This strategy was so effective it accounted for almost half of Stoke’s goals in the first half of the 2008/09 season; the highlight was certainly a victory over Arsenal in November courtesy of two goals from Delap throws. Arsene Wenger, the totem of football romantics everywhere, launched a verbal assault on Pulis and his side’s physical approach, calling them cowards. Pulis responded by reminding Wenger that there was only one red card on the night, but the power of narrative has ensured it is not remembered by many.
This narrative must be particularly galling to Pulis. Despite guiding Stoke to a 12th place finish in 2009, 11th in 2010, 13th in 2011 along with an FA Cup Final appearance, 14th in 2012 plus a place in the knockout rounds of the Europa League, and 13th in 2013, Pulis would see his legacy at Stoke reduced to that of a boring long ball merchant who directed his henchmen to go out and maim anything winsome that might appear. Supporters up and down the country breathed a collective sigh of relief at Pulis’ departure from Stoke. Wenger in particular must have felt a weight off of his shoulders as his football idealist worldview became increasingly more absurd with every Pulis matchup, crescendoing in his call to have throw-ins abolished because they gave Stoke an unfair advantage.
The battle of Wenger vs. Pulis was firmly cast as that of good against evil and light against darkness. That is what the dreamers would have you believe; rather, it was the conflict between idealism and reality. Every Arsenal failure to adequately clear a Delap missile into the box shattered the escapist fantasy football provided. Watching Stoke reminded one that the wine and song of the weekend would soon come to an end and Monday morning with its accompanying hangover was just around the corner. There was no fun, no whimsy, and no escape.
When Pulis pitched up at Selhurst Park to take charge of Crystal Palace in November of 2013, the south London side were in the relegation zone. Under Ian Holloway, Palace had attempted to play attractive, attacking football which resulted in only three points taken from a possible 24. Pulis put an end to that. He immediately changed formation and drilled his midfield relentlessly to snuff out threats before they could reach the back four. The results did not disappoint, with Palace comfortably avoiding relegation while keeping 12 clean sheets. Not only did they avoid relegation, but they also struck a blow for party poopers and killjoys everywhere when they decisively ended Liverpool’s title hopes in the spring. Tellingly, while Pulis won the Premier League Manager of the Year for this feat, Brendan Rodgers was voted the League Managers’ Association Manager of the Year as “Liverpool Football Club’s performances and results this season have provoked memories of some of those momentous years in the past.” Much like the baxter played by Patrick Dempsey in Sweet Home Alabama, Pulis lost out to the ineffable pull of nostalgia.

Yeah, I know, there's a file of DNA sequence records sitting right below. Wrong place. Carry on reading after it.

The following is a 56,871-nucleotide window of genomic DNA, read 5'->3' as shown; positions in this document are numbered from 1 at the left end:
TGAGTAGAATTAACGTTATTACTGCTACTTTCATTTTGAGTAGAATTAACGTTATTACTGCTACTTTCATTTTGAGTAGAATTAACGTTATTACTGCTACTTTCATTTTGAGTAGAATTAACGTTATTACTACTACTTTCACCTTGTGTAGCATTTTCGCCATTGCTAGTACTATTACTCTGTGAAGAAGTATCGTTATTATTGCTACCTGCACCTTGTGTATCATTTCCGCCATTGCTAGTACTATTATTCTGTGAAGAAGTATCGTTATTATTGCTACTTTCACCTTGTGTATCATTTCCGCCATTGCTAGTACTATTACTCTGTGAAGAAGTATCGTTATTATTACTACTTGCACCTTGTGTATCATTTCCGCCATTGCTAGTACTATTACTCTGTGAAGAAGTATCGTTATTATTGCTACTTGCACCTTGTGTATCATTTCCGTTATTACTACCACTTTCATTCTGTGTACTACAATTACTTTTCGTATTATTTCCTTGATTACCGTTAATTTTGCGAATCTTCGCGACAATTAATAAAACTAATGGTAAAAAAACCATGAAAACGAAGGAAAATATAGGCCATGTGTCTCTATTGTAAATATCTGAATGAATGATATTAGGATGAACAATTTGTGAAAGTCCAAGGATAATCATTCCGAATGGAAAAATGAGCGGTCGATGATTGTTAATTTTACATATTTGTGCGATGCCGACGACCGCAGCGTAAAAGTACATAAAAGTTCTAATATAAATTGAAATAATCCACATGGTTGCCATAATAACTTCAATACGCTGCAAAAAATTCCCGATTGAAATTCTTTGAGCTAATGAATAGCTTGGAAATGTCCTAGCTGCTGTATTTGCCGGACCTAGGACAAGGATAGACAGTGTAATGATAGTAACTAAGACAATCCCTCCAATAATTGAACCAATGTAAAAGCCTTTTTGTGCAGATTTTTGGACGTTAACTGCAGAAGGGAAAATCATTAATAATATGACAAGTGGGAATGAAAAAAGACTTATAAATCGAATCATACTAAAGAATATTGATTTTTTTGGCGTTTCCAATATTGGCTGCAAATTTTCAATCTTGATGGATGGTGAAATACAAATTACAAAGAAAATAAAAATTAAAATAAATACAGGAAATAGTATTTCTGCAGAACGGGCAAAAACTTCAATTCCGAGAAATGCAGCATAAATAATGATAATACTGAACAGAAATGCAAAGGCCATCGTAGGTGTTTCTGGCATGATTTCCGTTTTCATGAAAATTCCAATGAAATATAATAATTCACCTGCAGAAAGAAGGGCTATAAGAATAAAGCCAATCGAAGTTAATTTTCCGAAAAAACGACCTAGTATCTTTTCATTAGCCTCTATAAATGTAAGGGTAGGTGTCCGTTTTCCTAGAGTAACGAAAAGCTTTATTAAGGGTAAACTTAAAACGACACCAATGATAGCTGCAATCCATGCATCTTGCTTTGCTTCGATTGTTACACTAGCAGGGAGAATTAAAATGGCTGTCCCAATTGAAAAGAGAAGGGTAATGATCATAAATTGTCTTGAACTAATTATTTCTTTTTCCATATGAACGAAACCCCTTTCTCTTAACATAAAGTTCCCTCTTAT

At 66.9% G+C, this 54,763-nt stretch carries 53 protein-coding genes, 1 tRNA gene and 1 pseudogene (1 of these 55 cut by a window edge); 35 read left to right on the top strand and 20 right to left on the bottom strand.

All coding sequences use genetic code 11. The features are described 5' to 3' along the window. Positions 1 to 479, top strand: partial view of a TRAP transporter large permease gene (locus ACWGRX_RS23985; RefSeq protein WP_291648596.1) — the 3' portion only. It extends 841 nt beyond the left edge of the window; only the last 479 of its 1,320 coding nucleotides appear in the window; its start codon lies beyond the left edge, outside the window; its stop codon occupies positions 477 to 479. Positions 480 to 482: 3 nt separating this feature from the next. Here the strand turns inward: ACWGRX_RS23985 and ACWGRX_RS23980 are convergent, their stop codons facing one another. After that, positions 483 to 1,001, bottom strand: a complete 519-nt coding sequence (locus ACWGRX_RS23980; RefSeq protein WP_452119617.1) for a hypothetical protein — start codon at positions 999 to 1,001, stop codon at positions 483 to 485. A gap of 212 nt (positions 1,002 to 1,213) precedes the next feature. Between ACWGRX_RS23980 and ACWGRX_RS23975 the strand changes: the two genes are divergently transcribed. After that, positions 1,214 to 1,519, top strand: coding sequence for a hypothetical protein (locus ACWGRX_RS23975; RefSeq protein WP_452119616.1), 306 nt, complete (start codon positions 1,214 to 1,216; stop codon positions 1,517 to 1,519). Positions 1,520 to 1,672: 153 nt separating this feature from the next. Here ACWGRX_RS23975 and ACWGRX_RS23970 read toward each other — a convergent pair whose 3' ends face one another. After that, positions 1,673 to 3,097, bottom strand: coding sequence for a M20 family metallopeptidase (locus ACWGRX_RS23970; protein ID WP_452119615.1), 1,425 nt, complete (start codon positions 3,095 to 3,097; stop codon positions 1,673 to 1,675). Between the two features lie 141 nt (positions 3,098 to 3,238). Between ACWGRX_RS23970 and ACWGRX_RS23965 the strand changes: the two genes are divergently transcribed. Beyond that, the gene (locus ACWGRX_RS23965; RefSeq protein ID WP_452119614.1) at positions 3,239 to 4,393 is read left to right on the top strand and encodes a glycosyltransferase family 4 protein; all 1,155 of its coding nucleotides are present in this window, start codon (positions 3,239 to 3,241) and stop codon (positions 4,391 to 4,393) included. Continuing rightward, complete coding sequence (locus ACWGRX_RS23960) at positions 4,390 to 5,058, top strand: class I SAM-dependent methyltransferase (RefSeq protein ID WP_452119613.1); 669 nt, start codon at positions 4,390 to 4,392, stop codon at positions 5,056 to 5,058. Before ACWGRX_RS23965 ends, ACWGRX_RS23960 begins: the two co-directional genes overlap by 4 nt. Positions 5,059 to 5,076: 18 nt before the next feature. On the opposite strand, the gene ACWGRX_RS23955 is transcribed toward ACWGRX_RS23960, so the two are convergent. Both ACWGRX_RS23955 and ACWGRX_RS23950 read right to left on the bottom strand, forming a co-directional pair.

Pulis must have been feeling nostalgic himself, as he once again argued with the chairman, Steve Parish, and was sent on his way. Pulis demanded a £2m survival bonus earlier than scheduled, and he resigned 48 hours after receiving it. It later emerged that Pulis had wrangled the bonus early by claiming it was for a bogus land deal for one of his children and that it was definitely not a way to simply cash out and find a better job. Or perhaps it was a way to simply cash out, as Judge Sir Michael Burton ruled in the fall of 2016, awarding Crystal Palace £3.77m.
While Pulis was certainly no knight in shining armour, he was a more than effective baxter. After West Bromwich Albion lost seven out of nine and sacked Alan Irvine, Pulis was soon appointed to steer the Baggies clear of relegation in 2015. What happened next should not come as a surprise to anyone. Of course, Pulis came in and strengthened the defence. Of course, he avoided relegation and, of course, he maintained a mutual antagonism with football’s aesthetes. The Baggies once again avoided relegation in 2016, but some supporters began to grumble.
The dissatisfied want Pulis out because his style of play is considered boring and unambitious. As another spiky Welshman in charge of Stoke once said, “If you want entertainment, go and watch clowns.” Have these disaffected West Brom supporters forgotten what life was like with Pepe Mel? It was a possession-based, high-line dumpster fire that ended in three wins out of 17. What they are actually complaining about is that Pulis has robbed them of hope, an absurd and unrealistic hope that they too could perform as Leicester City did in 2015-2016. West Brom will never be swinging for the fences; Pulis will have them safely plodding along reliably finishing somewhere between 15th and 10th. Where’s the entertainment in that? If you want entertainment, go and watch a romantic comedy.
But what football is entertaining and what football is not? Jonathan Wilson spilled 1500 words illustrating how hard it is define and ended with the famous quote from Potter Stewart about defining pornography: “I know it when I see it.” The beauty of the game of is that there is no one way to play it. I hate the phrase “playing the right way” because it superciliously assumes any team that does not play a possession based style with a trio of attackers has somehow ruined the purity of sport. What is so bad about plodding along contentedly?
Those with an active dislike of Pulis actually dislike what he represents: settling. Very rarely do we enjoy the story where the heroine settles for the nebbish who can provide a comfortable existence rather than the dashing love match. Settling happens to us all as we grow up, and growing up isn’t particularly sexy or enjoyable. It is a regrettable march from innocence to experience. Growing up is a slow cooling of passion; it is a recognition of the benefits of practicality; it is refusing invitations to go out at night because of work in the morning; it is delaying gratification; it is settling down; it is recognizing the foolishness of characters in romantic comedies; it is becoming deeply appreciative of Tony Pulis’ genius.
By Joel Slagle. Joel is a feature writer at IBWM.